One of the seemingly easiest things to do with HTML may be one of the hardest to do when building dynamic pages. That is rendering of checkboxes for an application; there are a few reasons why this is true First, checkboxes indicate checked/unchecked on/off, or true/false, depending on how you look at it; it's a binary condition. In the Java world, you would think this needs to be represented as a primitive boolean or a class java.lang.Boolean. However, since all values are sent from the browser to the server as Strings, this complicates things a bit. That means that something needs to convert the String "on" or "true" to its Boolean equivalent. The second non-obvious thing is how browsers treat checkboxes when updating the server. If a checkbox is checked, then a value is sent to the server like name="on", where "name" is the name given to the checkbox in the HTML form. Well, guess what is sent to the server when the checkbox isn't checked? You would think name="off" or name="false", right? Actually nothing is sent. Therefore the application can have a tough time understanding what's going on with the checkboxes on the pages. The Struts Checkbox Tag renders an HTML checkbox and will automatically check or uncheck it depending on the state of the Boolean value of the ActionForm associated with the page. You have to remember that if the checkbox is unchecked by the user, no notification will be sent and you must take this into account. (Hint: One of the easiest ways to think about this is if you don't receive a value, then it must be unchecked!) When you have a large number of related checkboxes, you should consider storing the values within an array and use the Multibox Tag.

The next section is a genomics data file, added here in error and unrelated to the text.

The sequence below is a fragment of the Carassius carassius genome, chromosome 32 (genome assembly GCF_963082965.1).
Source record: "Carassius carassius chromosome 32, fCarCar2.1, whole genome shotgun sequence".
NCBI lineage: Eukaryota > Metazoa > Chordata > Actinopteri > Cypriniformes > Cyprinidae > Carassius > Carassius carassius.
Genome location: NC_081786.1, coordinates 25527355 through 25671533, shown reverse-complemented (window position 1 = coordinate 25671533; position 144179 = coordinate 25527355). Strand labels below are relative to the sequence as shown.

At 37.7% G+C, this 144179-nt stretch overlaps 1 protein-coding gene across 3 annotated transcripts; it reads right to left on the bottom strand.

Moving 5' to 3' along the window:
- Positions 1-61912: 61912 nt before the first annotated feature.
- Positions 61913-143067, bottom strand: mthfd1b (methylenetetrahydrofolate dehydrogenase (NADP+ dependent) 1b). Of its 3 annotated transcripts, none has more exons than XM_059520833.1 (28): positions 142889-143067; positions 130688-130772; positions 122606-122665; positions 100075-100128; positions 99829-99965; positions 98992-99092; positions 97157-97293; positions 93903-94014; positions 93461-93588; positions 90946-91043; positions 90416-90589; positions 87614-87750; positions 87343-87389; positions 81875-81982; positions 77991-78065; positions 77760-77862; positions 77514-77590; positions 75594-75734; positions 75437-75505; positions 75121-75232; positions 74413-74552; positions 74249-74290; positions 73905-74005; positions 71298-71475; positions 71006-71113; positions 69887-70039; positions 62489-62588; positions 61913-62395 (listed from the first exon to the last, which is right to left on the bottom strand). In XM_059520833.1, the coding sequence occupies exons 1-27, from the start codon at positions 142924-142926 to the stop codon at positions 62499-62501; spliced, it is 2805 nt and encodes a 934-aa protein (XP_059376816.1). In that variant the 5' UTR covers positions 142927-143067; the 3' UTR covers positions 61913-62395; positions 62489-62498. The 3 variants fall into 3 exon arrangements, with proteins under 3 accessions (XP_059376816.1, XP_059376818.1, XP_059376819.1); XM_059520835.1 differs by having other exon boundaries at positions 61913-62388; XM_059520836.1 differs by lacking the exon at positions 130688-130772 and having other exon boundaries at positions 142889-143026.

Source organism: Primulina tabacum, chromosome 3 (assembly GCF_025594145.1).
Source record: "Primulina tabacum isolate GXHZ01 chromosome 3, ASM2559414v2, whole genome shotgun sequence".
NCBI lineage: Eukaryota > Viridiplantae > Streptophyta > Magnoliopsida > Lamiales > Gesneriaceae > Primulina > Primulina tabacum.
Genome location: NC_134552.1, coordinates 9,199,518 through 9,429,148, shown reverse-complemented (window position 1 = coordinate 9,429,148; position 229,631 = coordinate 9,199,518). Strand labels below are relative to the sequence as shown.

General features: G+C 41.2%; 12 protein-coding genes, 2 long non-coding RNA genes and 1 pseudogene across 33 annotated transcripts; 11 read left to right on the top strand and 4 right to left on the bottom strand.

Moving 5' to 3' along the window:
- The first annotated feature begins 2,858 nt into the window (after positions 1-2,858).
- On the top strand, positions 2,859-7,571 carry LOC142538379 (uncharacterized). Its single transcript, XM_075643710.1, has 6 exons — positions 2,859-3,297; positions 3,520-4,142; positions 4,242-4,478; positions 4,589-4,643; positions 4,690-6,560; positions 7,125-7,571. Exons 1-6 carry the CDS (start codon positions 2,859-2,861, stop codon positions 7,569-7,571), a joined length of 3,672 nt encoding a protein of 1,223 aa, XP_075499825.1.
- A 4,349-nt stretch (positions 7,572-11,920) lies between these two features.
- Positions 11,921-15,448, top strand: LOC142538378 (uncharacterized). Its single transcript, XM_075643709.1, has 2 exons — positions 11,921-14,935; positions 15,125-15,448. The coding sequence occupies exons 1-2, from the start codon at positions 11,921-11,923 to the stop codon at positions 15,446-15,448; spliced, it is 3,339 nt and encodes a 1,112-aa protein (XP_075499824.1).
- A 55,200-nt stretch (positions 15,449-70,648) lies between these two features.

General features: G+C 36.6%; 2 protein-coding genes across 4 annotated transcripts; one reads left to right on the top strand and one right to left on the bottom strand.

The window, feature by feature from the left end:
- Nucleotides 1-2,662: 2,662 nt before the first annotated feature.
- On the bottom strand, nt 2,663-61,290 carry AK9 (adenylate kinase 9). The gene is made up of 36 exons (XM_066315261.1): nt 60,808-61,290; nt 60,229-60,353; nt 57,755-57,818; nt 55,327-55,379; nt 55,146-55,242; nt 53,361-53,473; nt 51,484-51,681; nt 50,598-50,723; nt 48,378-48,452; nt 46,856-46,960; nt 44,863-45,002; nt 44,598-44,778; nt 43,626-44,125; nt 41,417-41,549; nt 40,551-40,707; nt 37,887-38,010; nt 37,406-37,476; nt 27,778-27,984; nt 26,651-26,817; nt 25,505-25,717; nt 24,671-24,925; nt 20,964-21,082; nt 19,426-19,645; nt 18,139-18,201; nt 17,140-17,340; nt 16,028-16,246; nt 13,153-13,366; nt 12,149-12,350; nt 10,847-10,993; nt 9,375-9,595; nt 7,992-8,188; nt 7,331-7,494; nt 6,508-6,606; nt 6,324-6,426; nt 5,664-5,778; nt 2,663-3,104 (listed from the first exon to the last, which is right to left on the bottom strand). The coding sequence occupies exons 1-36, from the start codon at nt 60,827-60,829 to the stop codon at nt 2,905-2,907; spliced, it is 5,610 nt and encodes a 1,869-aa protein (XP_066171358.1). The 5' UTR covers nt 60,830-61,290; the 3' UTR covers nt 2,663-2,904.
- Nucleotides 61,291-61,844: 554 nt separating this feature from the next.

Switching to the Java Standard Tag Library (JSTL)
The use of the Struts Tag libraries is a great movement forward toward smarter and faster development of web applications. However, Struts isn't cornering the market on the use of JSP Tags. Other frameworks use Tags and you don't have to use Struts to get the benefits of JSP Custom Tags. In order to standardize some of the more useful Tags, Sun and other participants created an initiative and formalized the most commonly used Tags. This initiative was turned into JSR-52, which has now released 1.0. Java Standard Tag Library (or JSTL as it's known), provides a specification for four separate areas of concern:

• • • •

Core XML Processing Internationalization Database


The specification also describes an expression language (EL) that is designed to simplify page development. As you might imagine, there is some overlap with some of the Tags provided by the Struts library. For example, looping, error handling, and conditional logic is provided by JSTL as well as Struts. The question is "which set of tags should I use?" The answer is to use the JSTL Tags where possible. For existing code, it's probably not worth the risk to change. However, for new JSPs you should be looking at the JSTL for Tag functionality. Struts 1.1 even includes a version of the JSTL Tags based on the new Expression Language. Something definitely to keep you eye on in future versions of Struts. Chuck Cavaness is a graduate from Georgia Tech with degrees in computer engineering and computer science. He has built Java-based enterprise systems in the healthcare, banking, and B2B sectors. He is also the author of two O'Reilly books, Programming Jakarta Struts and Jakarta Struts Pocket Reference.